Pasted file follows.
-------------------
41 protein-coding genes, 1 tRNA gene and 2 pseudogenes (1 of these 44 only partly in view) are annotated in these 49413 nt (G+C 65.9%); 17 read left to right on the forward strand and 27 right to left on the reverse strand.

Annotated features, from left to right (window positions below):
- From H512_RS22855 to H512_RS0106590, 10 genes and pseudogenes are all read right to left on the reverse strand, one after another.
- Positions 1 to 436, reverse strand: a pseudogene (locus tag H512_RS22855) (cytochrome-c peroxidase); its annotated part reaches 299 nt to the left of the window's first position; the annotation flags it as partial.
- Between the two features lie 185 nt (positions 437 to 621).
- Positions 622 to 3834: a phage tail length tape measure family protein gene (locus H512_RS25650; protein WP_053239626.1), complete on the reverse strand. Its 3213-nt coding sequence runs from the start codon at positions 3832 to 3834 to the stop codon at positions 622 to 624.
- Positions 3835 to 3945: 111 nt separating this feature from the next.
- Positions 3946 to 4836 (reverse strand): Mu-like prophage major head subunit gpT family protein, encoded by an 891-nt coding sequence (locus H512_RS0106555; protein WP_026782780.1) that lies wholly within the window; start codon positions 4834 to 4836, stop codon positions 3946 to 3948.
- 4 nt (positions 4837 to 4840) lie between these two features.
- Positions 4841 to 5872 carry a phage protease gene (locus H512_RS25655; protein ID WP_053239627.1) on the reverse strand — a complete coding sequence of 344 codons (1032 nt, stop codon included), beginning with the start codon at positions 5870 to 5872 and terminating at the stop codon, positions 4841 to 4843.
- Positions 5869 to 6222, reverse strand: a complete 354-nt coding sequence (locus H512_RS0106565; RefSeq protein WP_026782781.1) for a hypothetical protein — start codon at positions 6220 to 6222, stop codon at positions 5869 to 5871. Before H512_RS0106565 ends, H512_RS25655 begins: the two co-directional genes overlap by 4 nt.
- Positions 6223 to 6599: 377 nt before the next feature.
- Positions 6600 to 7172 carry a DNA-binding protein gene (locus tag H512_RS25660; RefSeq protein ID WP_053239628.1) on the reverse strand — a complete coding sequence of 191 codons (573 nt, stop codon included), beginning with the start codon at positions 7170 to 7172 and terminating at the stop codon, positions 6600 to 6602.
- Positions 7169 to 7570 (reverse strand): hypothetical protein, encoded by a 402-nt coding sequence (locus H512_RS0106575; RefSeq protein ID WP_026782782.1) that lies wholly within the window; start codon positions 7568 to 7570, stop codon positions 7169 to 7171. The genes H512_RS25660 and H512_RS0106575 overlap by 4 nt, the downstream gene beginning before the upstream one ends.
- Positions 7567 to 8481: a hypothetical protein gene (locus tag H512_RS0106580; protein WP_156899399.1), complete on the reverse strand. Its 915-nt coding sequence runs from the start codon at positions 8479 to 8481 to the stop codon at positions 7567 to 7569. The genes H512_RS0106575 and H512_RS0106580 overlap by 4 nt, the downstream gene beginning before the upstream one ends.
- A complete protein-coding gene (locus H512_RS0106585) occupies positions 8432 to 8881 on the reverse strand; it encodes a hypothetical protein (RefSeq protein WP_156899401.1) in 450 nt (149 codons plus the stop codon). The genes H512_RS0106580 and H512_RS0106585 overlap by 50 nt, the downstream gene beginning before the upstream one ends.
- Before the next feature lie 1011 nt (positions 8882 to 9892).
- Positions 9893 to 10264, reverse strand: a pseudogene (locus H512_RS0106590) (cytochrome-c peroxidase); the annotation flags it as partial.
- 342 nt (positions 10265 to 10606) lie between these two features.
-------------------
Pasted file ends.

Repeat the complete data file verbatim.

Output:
41 protein-coding genes, 1 tRNA gene and 2 pseudogenes (1 of these 44 only partly in view) are annotated in these 49413 nt (G+C 65.9%); 17 read left to right on the forward strand and 27 right to left on the reverse strand.

Annotated features, from left to right (window positions below):
- From H512_RS22855 to H512_RS0106590, 10 genes and pseudogenes are all read right to left on the reverse strand, one after another.
- Positions 1 to 436, reverse strand: a pseudogene (locus tag H512_RS22855) (cytochrome-c peroxidase); its annotated part reaches 299 nt to the left of the window's first position; the annotation flags it as partial.
- Between the two features lie 185 nt (positions 437 to 621).
- Positions 622 to 3834: a phage tail length tape measure family protein gene (locus H512_RS25650; protein WP_053239626.1), complete on the reverse strand. Its 3213-nt coding sequence runs from the start codon at positions 3832 to 3834 to the stop codon at positions 622 to 624.
- Positions 3835 to 3945: 111 nt separating this feature from the next.
- Positions 3946 to 4836 (reverse strand): Mu-like prophage major head subunit gpT family protein, encoded by an 891-nt coding sequence (locus H512_RS0106555; protein WP_026782780.1) that lies wholly within the window; start codon positions 4834 to 4836, stop codon positions 3946 to 3948.
- 4 nt (positions 4837 to 4840) lie between these two features.
- Positions 4841 to 5872 carry a phage protease gene (locus H512_RS25655; protein ID WP_053239627.1) on the reverse strand — a complete coding sequence of 344 codons (1032 nt, stop codon included), beginning with the start codon at positions 5870 to 5872 and terminating at the stop codon, positions 4841 to 4843.
- Positions 5869 to 6222, reverse strand: a complete 354-nt coding sequence (locus H512_RS0106565; RefSeq protein WP_026782781.1) for a hypothetical protein — start codon at positions 6220 to 6222, stop codon at positions 5869 to 5871. Before H512_RS0106565 ends, H512_RS25655 begins: the two co-directional genes overlap by 4 nt.
- Positions 6223 to 6599: 377 nt before the next feature.
- Positions 6600 to 7172 carry a DNA-binding protein gene (locus tag H512_RS25660; RefSeq protein ID WP_053239628.1) on the reverse strand — a complete coding sequence of 191 codons (573 nt, stop codon included), beginning with the start codon at positions 7170 to 7172 and terminating at the stop codon, positions 6600 to 6602.
- Positions 7169 to 7570 (reverse strand): hypothetical protein, encoded by a 402-nt coding sequence (locus H512_RS0106575; RefSeq protein ID WP_026782782.1) that lies wholly within the window; start codon positions 7568 to 7570, stop codon positions 7169 to 7171. The genes H512_RS25660 and H512_RS0106575 overlap by 4 nt, the downstream gene beginning before the upstream one ends.
- Positions 7567 to 8481: a hypothetical protein gene (locus tag H512_RS0106580; protein WP_156899399.1), complete on the reverse strand. Its 915-nt coding sequence runs from the start codon at positions 8479 to 8481 to the stop codon at positions 7567 to 7569. The genes H512_RS0106575 and H512_RS0106580 overlap by 4 nt, the downstream gene beginning before the upstream one ends.
- A complete protein-coding gene (locus H512_RS0106585) occupies positions 8432 to 8881 on the reverse strand; it encodes a hypothetical protein (RefSeq protein WP_156899401.1) in 450 nt (149 codons plus the stop codon). The genes H512_RS0106580 and H512_RS0106585 overlap by 50 nt, the downstream gene beginning before the upstream one ends.
- Before the next feature lie 1011 nt (positions 8882 to 9892).
- Positions 9893 to 10264, reverse strand: a pseudogene (locus H512_RS0106590) (cytochrome-c peroxidase); the annotation flags it as partial.
- 342 nt (positions 10265 to 10606) lie between these two features.